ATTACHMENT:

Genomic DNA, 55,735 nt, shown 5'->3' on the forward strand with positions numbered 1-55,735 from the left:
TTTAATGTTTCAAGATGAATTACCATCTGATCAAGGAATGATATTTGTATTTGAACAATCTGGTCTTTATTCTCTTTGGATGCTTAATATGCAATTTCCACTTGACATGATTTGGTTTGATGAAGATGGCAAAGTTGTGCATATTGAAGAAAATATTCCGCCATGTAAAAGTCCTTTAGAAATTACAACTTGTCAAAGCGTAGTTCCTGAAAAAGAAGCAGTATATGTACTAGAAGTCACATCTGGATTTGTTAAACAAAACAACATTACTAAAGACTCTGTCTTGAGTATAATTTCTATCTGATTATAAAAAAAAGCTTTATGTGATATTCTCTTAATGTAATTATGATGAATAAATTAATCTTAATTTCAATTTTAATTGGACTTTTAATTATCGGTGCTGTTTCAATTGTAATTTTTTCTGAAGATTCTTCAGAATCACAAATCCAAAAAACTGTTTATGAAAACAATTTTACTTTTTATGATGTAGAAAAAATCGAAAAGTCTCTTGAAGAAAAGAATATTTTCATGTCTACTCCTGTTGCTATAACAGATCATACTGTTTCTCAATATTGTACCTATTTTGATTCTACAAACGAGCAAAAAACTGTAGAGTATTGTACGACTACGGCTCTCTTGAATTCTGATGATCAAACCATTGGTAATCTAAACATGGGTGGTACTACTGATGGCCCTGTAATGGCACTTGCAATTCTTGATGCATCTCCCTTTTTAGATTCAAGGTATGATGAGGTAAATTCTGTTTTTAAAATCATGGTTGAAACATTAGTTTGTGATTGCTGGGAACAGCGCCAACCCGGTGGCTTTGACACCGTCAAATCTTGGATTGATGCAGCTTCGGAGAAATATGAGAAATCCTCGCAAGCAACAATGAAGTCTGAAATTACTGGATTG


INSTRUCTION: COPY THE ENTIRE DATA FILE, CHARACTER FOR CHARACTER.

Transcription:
Genomic DNA, 55,735 nt, shown 5'->3' on the forward strand with positions numbered 1-55,735 from the left:
TTTAATGTTTCAAGATGAATTACCATCTGATCAAGGAATGATATTTGTATTTGAACAATCTGGTCTTTATTCTCTTTGGATGCTTAATATGCAATTTCCACTTGACATGATTTGGTTTGATGAAGATGGCAAAGTTGTGCATATTGAAGAAAATATTCCGCCATGTAAAAGTCCTTTAGAAATTACAACTTGTCAAAGCGTAGTTCCTGAAAAAGAAGCAGTATATGTACTAGAAGTCACATCTGGATTTGTTAAACAAAACAACATTACTAAAGACTCTGTCTTGAGTATAATTTCTATCTGATTATAAAAAAAAGCTTTATGTGATATTCTCTTAATGTAATTATGATGAATAAATTAATCTTAATTTCAATTTTAATTGGACTTTTAATTATCGGTGCTGTTTCAATTGTAATTTTTTCTGAAGATTCTTCAGAATCACAAATCCAAAAAACTGTTTATGAAAACAATTTTACTTTTTATGATGTAGAAAAAATCGAAAAGTCTCTTGAAGAAAAGAATATTTTCATGTCTACTCCTGTTGCTATAACAGATCATACTGTTTCTCAATATTGTACCTATTTTGATTCTACAAACGAGCAAAAAACTGTAGAGTATTGTACGACTACGGCTCTCTTGAATTCTGATGATCAAACCATTGGTAATCTAAACATGGGTGGTACTACTGATGGCCCTGTAATGGCACTTGCAATTCTTGATGCATCTCCCTTTTTAGATTCAAGGTATGATGAGGTAAATTCTGTTTTTAAAATCATGGTTGAAACATTAGTTTGTGATTGCTGGGAACAGCGCCAACCCGGTGGCTTTGACACCGTCAAATCTTGGATTGATGCAGCTTCGGAGAAATATGAGAAATCCTCGCAAGCAACAATGAAGTCTGAAATTACTGGATTG